An Hour Precious to Liberty

An Hour Precious to Liberty

At noon today at the Old Stone House we will commemorate the Maryland 400, the brave group of soldiers who gave their lives at the Battle of Brooklyn – just 7 weeks into the young life of our nation – so that Washington could safely retreat the rest of the freedom-fighters across to Manhattan and eventually New Jersey. Washington called their sacrifice “an hour more precious to liberty” than any other. We are still in their debt, and it is honor to take part in remembering them.

In recent years, we’ve been talking more about the Maryland 400, in part as a result of the idea that some have of the possibility that their remains (never found) might be buried under a lot on 9th Street (next to the American Legion post, between 3rd and 4th Avenues), where the NYS School Construction Authority (SCA) is planning to build a new pre-kindergarten center.

From the historians and archaeologists I have talked to, it seems pretty unlikely that their remains are there. The historical record is  unclear, and the area was largely swampland at the time. Nonetheless, I’m glad for two things: First, that the SCA is conducting an extensive and careful excavation, to find and respect anything that might be there. And second, that we are talking about the Maryland 400, so that more people learn about their sacrifice and our history. It is not an exaggeration to say that we might not have won our freedom without them.

Over the past few days, another possibility has surfaced: that the lot is not the resting-place of the Maryland 400, but may instead contain the remains of slaves. In the wake of the critical conversation – especially after Charlottesville – about how we commemorate history, this is especially salient. We should do more to learn, honor, commemorate, and reckon honestly with the history of slavery in Brooklyn and America.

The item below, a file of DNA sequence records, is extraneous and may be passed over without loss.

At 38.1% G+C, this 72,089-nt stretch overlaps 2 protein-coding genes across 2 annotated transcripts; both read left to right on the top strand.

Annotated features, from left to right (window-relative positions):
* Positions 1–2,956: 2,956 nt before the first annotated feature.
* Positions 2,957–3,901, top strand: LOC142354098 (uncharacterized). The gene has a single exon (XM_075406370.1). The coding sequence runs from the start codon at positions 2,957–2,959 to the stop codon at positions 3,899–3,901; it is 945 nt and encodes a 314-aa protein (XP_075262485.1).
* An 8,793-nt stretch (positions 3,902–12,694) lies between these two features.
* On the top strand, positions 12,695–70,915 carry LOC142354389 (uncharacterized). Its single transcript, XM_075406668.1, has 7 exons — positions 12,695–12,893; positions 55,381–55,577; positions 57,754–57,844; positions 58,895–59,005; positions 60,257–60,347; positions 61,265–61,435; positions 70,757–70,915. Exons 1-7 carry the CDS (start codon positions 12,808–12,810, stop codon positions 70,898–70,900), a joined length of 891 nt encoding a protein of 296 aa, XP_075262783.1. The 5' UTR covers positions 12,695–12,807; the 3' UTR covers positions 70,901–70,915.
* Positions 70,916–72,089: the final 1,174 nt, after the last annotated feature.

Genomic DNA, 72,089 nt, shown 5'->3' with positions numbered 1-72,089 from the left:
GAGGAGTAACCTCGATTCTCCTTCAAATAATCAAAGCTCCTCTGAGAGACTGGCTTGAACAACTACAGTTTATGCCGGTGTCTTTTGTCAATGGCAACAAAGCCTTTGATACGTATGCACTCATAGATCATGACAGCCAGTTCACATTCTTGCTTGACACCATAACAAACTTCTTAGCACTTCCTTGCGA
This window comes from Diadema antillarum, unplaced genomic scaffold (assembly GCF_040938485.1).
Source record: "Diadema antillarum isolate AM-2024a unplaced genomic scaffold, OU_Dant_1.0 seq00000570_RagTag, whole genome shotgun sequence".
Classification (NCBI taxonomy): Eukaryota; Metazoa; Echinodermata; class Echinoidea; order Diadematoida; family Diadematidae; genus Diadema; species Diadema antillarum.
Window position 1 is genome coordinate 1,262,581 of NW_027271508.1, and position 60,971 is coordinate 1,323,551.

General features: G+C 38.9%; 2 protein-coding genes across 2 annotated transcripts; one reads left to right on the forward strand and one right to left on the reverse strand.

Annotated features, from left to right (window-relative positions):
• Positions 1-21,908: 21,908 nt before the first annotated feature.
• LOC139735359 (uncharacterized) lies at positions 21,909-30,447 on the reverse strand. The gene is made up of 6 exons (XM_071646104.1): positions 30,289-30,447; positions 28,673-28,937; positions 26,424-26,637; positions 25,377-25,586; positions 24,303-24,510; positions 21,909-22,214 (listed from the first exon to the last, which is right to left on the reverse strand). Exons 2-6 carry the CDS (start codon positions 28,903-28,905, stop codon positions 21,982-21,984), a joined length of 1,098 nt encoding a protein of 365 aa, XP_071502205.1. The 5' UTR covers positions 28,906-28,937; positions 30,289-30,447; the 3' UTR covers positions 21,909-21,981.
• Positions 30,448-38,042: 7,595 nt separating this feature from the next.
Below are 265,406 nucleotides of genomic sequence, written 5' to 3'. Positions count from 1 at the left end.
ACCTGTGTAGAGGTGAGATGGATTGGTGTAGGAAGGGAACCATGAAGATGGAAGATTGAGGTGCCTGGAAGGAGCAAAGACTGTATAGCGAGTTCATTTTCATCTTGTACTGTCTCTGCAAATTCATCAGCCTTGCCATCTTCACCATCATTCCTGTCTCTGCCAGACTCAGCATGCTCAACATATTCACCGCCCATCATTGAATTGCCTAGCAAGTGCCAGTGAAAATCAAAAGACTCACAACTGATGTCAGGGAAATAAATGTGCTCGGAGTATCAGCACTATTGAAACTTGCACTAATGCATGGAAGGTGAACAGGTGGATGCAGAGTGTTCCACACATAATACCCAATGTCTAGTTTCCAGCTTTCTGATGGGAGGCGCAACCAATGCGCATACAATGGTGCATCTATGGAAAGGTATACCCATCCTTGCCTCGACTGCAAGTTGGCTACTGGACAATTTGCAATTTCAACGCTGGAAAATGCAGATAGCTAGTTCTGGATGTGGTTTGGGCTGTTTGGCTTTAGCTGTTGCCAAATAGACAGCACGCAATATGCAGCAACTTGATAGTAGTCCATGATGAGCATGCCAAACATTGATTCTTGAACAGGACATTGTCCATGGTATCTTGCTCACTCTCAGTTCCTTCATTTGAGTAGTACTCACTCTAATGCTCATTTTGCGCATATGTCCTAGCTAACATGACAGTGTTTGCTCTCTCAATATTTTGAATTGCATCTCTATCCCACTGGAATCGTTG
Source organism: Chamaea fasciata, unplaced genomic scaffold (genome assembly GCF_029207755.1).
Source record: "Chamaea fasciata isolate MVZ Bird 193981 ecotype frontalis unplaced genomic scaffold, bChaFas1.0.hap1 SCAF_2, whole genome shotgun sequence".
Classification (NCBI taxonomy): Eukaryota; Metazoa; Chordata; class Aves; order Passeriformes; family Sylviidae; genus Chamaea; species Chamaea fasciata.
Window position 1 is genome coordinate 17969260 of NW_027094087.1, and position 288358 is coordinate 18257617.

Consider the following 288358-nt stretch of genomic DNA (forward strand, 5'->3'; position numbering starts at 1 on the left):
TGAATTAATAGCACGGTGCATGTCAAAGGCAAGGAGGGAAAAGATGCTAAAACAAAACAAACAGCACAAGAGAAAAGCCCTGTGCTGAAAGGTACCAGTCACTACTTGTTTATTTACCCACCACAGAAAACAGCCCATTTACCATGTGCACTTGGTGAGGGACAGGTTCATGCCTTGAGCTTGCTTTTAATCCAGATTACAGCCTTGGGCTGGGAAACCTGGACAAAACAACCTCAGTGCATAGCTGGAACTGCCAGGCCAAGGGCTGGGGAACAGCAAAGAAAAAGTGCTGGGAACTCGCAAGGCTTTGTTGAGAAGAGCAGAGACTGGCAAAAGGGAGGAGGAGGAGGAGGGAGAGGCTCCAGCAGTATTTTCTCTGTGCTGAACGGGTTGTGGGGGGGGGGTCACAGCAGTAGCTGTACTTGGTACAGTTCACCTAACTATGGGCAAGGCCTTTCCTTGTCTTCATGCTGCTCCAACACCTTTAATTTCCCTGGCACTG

As with the remains of the Maryland 400, I think it is pretty unlikely that we will find any remains there. The historical texts are vague, and describe an extremely large swatch of Gowanus (which again, was mostly a swamp before it was filled in during the industrial era). But I’m glad that the SCA is working carefully, consulting with historians and archaeologists, and digging carefully.

If they find something, then of course we will have a collective, serious conversation about how we memorialize anyone – minuteman or slave – who was laid to rest there.

And even in the more likely event that no remains are found, I’m deeply grateful we are having this conversation. We should do more to learn, teach, and honor our Revolutionary War history – so that we understand what it means to fight for freedom. And we should do more to learn, teach, and honor the history of slavery – so that we understand its deep and long-running impact, as we work to uproot the continuing impacts of systemic racism, and work for a world where all are truly created equal. 

This moment, too, is an “hour precious to liberty.” I hope we’ll be more willing to learn our history – and look it more squarely in the eye – as we work to form a more perfect union.

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